It's now official. The number of billionaires and their combined wealth has surpassed pre-recession levels, setting new records in the process.
According to the Forbes 2011 Billionaires List, which was released on Wednesday, there are now 1,210 of these exceptionally rich individuals around the world with an estimated total wealth of around $4.5 trillion.
The net increase on the list was thanks to 214 new billionaires set off by only 47 who dropped off. At the apex of the exclusive club sits the likes of Carlos Slim Helu from Mexico; Bill Gates and Warren Buffet from the U.S.; and LVMH’s Bernard Arnault. No great surprises.
But much more interesting than this year's shuffle of individual members in the top ten or even the top 100 was how they got there and where they are concentrated geographically.
The Wall Street Journal's Wealth Report author, Robert Frank, put it bluntly: "Enjoy it while we can: America still has the most billionaires. But China, Russia, India and Brazil are moving up fast."
Forbes noted that one in three billionaires is still an American but that number is down from almost one out of two a decade ago. That figure is compounded by the fact that the U.S. is gaining new billionaires at a much slower pace than emerging markets – just six percent of America's billionaires are new this year compared to 47 percent of China's and 30 percent of Russia's.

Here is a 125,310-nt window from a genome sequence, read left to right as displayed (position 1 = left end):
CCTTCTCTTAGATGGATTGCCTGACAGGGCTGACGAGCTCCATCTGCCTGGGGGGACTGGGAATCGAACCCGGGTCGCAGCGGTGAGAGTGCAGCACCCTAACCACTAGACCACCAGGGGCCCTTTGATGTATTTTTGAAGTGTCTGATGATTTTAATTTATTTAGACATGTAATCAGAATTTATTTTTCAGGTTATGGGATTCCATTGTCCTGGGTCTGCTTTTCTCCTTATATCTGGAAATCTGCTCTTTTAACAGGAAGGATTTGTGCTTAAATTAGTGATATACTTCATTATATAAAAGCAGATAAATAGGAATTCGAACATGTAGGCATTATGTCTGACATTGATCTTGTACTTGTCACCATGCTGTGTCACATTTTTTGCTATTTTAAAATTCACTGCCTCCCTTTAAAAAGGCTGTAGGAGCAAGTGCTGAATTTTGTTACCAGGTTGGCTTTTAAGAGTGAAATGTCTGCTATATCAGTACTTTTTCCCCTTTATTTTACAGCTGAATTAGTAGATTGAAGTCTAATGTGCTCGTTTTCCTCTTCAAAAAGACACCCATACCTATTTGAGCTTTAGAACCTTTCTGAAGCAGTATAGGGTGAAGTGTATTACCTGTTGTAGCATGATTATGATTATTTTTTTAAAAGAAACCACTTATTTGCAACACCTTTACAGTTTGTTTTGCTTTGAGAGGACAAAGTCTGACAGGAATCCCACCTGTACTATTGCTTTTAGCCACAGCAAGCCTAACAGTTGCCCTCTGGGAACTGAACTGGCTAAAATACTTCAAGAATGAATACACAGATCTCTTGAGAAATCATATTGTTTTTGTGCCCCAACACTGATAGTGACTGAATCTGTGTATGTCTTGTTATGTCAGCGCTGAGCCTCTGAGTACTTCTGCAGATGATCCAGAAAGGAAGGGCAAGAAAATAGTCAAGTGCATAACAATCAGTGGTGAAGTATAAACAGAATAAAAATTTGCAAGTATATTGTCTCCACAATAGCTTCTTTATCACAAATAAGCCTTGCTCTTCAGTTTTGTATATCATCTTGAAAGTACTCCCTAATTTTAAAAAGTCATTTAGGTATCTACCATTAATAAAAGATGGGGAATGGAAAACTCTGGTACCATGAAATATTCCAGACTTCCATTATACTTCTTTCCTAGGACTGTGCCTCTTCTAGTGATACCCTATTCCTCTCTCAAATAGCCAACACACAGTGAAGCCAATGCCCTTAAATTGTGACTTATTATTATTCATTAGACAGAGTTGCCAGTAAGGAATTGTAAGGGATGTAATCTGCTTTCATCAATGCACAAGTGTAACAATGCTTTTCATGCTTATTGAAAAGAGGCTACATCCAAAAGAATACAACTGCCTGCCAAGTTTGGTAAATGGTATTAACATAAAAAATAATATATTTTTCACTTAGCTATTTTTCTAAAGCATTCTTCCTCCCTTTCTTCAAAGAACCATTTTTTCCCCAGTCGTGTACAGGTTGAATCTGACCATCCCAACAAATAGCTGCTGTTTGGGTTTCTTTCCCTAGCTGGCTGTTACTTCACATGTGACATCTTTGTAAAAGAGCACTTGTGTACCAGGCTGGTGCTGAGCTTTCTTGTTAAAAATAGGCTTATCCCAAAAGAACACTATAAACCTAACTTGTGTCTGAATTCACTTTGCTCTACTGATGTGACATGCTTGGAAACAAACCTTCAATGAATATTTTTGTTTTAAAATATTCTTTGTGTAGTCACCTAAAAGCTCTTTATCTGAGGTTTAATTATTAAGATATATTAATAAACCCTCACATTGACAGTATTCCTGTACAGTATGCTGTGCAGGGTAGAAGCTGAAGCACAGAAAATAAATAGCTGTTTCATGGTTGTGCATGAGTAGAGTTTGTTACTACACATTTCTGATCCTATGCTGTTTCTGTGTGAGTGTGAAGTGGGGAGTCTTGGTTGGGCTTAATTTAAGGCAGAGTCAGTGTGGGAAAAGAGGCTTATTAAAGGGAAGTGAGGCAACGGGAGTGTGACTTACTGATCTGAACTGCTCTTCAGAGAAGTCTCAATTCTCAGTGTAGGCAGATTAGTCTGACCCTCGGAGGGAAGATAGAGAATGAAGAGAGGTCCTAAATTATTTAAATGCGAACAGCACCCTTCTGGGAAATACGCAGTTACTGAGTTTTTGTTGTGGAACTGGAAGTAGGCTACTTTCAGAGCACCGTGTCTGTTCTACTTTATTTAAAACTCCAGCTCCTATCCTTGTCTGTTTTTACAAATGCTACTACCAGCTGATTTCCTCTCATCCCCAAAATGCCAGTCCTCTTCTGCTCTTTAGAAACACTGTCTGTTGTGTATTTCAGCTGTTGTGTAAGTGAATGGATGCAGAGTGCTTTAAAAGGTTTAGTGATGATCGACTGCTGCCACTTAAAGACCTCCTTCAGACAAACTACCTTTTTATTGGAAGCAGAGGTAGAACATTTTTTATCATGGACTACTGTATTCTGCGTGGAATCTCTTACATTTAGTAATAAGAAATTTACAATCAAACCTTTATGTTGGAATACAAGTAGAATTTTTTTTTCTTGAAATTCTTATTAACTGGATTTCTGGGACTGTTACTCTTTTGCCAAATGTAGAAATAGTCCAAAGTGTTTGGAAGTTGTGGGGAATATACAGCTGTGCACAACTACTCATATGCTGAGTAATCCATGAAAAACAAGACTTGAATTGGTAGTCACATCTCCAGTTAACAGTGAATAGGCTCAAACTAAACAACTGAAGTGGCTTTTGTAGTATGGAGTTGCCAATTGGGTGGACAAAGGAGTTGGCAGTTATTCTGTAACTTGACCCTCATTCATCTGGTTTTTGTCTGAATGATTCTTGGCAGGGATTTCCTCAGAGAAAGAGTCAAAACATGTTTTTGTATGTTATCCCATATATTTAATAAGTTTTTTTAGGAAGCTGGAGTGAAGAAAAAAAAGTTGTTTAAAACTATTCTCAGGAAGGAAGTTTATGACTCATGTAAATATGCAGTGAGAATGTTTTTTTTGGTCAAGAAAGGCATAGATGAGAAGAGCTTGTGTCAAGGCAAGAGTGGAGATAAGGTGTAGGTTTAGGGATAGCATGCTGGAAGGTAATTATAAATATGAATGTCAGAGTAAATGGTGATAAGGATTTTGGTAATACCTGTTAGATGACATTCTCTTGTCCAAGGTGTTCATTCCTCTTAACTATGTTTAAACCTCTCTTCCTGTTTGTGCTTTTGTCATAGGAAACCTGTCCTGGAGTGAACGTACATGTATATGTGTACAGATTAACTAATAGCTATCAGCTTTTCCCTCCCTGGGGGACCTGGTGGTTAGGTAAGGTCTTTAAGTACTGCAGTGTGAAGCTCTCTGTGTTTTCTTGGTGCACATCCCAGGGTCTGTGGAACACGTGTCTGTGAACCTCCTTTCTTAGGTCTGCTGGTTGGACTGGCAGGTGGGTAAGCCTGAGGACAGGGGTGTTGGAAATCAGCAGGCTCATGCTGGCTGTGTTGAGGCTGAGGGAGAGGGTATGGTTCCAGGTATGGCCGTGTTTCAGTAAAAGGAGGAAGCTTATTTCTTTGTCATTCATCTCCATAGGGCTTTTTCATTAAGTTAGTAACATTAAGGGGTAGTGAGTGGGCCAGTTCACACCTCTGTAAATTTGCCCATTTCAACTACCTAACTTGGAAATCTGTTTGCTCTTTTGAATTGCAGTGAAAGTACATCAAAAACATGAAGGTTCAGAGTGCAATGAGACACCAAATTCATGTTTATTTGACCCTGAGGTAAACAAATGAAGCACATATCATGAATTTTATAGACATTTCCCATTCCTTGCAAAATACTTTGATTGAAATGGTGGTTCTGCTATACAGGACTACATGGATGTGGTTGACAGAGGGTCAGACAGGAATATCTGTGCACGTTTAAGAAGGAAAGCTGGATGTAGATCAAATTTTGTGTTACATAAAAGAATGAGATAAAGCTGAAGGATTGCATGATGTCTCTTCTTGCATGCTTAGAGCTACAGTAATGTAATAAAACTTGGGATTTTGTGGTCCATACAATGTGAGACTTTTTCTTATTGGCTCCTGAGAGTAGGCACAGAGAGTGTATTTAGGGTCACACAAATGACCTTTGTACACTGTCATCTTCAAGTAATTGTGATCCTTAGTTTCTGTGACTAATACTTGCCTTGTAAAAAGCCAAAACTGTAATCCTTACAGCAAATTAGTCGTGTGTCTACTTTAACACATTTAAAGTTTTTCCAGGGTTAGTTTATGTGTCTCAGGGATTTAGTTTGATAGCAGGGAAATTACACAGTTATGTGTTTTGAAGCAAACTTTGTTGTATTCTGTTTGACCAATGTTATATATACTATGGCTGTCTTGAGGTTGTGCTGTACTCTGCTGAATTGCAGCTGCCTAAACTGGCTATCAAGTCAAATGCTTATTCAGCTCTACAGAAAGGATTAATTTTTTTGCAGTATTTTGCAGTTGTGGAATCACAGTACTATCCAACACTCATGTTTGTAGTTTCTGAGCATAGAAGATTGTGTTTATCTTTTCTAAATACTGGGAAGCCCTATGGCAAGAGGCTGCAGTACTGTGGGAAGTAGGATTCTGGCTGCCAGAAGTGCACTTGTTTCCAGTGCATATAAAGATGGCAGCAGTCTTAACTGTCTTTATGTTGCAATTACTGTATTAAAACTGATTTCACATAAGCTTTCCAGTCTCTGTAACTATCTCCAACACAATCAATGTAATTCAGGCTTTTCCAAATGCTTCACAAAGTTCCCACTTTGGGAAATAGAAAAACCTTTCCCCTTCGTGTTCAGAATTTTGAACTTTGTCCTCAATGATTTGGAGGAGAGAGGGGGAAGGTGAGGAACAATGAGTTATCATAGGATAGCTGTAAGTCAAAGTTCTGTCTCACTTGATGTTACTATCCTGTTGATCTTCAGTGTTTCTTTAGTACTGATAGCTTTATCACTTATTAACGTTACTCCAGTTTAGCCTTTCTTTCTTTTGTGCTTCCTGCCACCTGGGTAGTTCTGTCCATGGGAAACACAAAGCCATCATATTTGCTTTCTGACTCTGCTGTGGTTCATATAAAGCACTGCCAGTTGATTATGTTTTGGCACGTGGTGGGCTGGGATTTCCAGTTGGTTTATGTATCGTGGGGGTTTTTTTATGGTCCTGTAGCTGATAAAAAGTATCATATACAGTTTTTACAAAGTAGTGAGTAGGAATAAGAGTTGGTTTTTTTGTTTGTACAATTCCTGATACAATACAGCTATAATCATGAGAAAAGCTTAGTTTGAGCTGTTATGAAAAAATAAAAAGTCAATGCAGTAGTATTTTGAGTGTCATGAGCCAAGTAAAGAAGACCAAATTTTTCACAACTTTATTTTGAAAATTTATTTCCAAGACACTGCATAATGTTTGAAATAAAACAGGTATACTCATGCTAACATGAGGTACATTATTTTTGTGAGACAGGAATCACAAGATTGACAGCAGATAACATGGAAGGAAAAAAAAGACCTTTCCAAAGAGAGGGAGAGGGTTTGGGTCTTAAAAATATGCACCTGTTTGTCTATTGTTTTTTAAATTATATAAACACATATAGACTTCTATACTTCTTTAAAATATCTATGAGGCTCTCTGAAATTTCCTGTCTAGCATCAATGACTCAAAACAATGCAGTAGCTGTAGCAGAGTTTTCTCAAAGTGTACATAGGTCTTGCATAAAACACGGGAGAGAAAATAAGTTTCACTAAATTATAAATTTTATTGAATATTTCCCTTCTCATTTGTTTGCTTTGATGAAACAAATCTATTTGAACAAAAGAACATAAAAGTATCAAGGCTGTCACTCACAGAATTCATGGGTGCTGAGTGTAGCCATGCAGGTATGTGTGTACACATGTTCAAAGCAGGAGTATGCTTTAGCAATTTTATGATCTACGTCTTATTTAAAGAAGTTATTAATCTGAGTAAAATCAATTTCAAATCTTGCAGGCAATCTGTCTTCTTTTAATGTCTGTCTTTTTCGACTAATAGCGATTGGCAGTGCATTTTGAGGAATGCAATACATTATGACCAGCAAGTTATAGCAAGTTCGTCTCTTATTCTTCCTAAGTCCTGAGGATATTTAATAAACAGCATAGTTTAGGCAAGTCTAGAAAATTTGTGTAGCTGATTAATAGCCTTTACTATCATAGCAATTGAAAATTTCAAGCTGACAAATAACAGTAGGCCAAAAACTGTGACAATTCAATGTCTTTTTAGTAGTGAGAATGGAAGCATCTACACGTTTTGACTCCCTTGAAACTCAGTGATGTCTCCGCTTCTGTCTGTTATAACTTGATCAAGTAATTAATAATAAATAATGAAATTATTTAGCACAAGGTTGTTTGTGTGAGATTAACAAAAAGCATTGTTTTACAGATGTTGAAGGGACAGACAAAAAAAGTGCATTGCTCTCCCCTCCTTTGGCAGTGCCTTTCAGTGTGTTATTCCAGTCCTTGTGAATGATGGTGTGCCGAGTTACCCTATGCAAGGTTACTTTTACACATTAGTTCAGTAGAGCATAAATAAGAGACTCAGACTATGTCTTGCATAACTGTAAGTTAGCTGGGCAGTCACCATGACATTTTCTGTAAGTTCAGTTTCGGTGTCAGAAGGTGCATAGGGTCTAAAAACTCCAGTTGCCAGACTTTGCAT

Together, the BRIC countries accounted for 108 of the 214 new names on the list. And 54 were from China while 31 were from Russia. Indeed, it is the BRIC story in the context of the shifting centre of gravity of global wealth which is dominating the headlines. "Asians overtake Europeans on Forbes billionaire list" declared an article for Today Online which counted 332 in Asia compared to only 300 in Europe.
And that's not all. There was another interesting headline which marked the changing fortunes in the global economy. "Moscow Tops New York for Billionaires" proclaimed The Moscow Times. The Russian capital is now estimated to be the city with the greatest number of billionaires with 79, compared with New York's 58. CPP Luxury credited Russians' increased fortunes with the insatiable global demand for aluminium, steel and energy – industries which many Russians dominate.
On a side note, one Forbes reporter chronicled the billionaires in the fashion business. Luxury tycoons like Bernard Arnault of LVMH, Francois Pinault, Giorgio Armani and Ralph Lauren were among several other usual suspects in this sub-list but what was interesting to note was how prominently their fast-fashion rivals also ranked.
Right below Arnault (at number one) came Amancio Ortega, chairman of the Zara chain's parent company Inditex, followed by Stefan Persson of H&M. At numbers six and seven respectively were Tadashi Yanai of Uniqlo and Philip Green of Topshop.
Seen together with Forbes's 2010 ranking of China's president Hu Jintao as the most powerful person in the world (above US president Barack Obama), this year's billionaire list confirms analysts' predictions that a tipping point has been reached. Global wealth and power have now swung firmly to the East.
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